For the second case, there is no benefit to the operator (or consumer) to route Internet bound traffic through the UMA tunnel. There may be business or regulatory reasons why the operator wants or has too, but there is no benefit.

In this case, what many operators are doing is offloading non-operator traffic directly to the Internet. I wrote this post some time ago explaining technically what happens. Basically packets destine for the mobile core go into the UMA tunnel, and packets destine for the Internet don’t.

There’s a simple route/decision in the handset to decide which way packets go. This is how BlackBerry phones operate today on the T-Mobile network.

Note that sessions which go over the UMA tunnel can be continued when moving to the 3G network, whereas sessions delivered over Wi-Fi directly (no UMA) will end and must be restarted when moving to the macro network. One of the benefits of UMA is mobility for packet and circuit services.

Anonymous said...

I would also suggest that security & privacy is a major difference between UMA and WiFi access.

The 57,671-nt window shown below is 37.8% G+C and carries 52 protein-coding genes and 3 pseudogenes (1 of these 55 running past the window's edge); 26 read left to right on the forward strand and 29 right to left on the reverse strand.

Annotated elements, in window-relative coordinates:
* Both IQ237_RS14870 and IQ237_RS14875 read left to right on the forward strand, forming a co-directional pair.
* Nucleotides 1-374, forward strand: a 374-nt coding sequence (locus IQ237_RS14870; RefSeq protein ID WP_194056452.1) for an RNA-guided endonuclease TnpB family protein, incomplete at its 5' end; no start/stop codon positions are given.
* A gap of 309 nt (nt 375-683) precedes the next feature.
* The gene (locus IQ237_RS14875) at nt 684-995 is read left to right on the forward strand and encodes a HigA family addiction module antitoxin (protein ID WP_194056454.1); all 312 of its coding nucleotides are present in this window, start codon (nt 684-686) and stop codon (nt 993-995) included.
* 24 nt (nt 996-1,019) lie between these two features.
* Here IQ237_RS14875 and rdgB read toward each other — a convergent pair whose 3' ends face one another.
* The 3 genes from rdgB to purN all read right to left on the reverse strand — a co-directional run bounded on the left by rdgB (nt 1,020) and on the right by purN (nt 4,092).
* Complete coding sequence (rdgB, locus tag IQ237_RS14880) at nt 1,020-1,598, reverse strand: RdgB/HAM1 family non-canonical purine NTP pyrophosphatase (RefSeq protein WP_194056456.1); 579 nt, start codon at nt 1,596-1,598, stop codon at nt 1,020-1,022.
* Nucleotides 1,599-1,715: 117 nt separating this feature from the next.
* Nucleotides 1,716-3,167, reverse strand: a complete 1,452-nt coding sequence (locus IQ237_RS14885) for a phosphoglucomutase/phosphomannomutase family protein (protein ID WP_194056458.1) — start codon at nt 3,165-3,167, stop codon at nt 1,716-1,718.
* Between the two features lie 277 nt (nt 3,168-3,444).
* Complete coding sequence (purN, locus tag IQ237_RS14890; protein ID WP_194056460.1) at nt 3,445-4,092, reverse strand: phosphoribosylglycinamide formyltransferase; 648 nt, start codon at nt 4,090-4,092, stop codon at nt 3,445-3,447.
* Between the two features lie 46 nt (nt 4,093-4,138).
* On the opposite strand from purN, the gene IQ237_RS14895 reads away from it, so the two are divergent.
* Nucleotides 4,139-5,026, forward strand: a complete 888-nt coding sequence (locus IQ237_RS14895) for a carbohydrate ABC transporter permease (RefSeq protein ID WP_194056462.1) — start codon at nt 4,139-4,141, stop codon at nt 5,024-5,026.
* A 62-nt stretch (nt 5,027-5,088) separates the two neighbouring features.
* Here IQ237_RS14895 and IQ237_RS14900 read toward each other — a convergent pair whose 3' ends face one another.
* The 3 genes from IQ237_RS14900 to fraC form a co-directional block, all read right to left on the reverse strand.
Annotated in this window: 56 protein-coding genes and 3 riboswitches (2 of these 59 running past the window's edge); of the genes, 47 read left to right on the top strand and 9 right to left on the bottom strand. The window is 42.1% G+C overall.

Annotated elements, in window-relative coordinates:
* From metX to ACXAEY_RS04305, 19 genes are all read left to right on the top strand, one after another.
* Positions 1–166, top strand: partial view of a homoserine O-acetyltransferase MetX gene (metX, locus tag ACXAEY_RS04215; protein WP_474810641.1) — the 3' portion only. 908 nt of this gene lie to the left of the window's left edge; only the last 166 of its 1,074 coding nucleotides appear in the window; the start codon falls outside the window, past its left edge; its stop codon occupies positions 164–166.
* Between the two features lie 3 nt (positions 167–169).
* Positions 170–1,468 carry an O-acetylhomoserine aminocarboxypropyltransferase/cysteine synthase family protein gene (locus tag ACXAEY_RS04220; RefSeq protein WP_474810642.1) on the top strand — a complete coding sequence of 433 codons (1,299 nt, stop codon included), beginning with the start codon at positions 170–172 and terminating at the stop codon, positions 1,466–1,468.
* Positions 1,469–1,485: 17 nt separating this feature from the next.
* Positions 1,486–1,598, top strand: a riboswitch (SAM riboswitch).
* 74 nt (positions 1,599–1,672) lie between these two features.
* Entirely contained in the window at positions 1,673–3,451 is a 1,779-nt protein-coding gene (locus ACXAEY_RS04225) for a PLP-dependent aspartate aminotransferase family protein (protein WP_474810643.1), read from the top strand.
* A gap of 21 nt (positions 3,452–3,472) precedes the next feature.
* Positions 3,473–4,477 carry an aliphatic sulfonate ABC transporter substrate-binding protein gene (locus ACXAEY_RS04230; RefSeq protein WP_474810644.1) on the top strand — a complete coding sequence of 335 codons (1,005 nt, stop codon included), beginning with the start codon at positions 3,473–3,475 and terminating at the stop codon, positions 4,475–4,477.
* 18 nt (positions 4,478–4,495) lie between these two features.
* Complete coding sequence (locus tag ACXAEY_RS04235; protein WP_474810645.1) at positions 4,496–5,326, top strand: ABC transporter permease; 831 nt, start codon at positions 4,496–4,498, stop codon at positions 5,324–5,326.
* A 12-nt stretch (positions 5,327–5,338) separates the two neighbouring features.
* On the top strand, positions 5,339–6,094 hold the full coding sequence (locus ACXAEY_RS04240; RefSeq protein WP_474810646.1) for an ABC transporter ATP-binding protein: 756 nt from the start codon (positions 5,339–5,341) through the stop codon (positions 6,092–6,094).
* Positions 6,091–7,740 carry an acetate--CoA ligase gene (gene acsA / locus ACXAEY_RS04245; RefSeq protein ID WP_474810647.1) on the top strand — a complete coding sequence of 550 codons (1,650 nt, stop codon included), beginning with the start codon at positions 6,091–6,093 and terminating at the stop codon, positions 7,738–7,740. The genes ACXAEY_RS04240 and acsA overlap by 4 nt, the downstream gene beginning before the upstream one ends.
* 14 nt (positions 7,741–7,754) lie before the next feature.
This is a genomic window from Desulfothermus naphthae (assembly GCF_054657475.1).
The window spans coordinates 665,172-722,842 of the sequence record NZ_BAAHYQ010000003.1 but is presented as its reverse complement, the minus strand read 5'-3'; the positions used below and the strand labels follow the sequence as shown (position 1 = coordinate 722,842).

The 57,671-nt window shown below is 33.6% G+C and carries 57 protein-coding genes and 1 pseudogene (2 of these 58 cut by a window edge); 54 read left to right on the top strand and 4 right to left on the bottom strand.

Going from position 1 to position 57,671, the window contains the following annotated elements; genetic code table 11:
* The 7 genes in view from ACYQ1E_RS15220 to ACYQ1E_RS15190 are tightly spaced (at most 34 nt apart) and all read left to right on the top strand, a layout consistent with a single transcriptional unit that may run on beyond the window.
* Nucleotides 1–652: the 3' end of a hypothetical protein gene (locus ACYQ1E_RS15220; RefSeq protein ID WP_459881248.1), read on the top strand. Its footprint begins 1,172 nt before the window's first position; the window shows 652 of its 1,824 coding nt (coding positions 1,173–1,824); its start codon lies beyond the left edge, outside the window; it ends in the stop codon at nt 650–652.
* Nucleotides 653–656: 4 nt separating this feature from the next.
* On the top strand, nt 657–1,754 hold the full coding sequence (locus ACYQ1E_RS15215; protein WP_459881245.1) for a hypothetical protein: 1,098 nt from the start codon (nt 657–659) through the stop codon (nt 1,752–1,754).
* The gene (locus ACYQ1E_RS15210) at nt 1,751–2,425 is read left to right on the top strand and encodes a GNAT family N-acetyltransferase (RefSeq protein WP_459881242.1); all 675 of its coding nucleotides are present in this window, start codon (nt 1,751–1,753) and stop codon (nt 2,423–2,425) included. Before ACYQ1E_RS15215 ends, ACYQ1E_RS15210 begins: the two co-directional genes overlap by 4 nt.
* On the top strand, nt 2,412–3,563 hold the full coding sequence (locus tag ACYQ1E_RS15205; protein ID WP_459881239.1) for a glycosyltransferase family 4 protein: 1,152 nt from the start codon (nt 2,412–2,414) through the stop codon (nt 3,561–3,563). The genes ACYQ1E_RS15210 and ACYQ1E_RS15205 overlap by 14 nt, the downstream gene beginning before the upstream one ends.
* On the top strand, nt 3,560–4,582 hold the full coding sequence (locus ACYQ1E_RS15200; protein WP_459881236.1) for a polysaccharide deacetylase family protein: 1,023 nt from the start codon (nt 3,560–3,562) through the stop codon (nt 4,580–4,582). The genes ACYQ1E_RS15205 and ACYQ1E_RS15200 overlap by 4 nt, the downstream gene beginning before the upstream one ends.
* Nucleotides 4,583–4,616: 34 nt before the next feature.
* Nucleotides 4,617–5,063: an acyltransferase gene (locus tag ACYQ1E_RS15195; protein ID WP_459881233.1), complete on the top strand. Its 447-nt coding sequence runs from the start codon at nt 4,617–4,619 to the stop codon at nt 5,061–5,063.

Anonymous said...

Thanks for the explanation.

I wonder if you have any comment on the following news published on LTE World Summit website.
Another alternative is the Generic Access Network (GAN). This allows a GSM user and control plane to be transported over WLAN and it has been deployed in many networks today, but overall market penetration is still low. Issues with a GAN based solution again is due to cost as extra GAN controllers (GANC) are required in the radio access network and the mobile has to support extra protocol stacks. The GAN also requires that the IP connection is kept alive - this impacts the mobile battery life and transport of voice and control plane data is non-optimal for LTE.

Steve said...

I had not seen that article. I will have to jump into that discussion too.

As it relates to voice over LTE, the comment about ‘overall market penetration’ being low is irrelevant. Overall market penetration of IMS is low, but people still talk about it as an option for voice over LTE.

The other comments are all one-sided: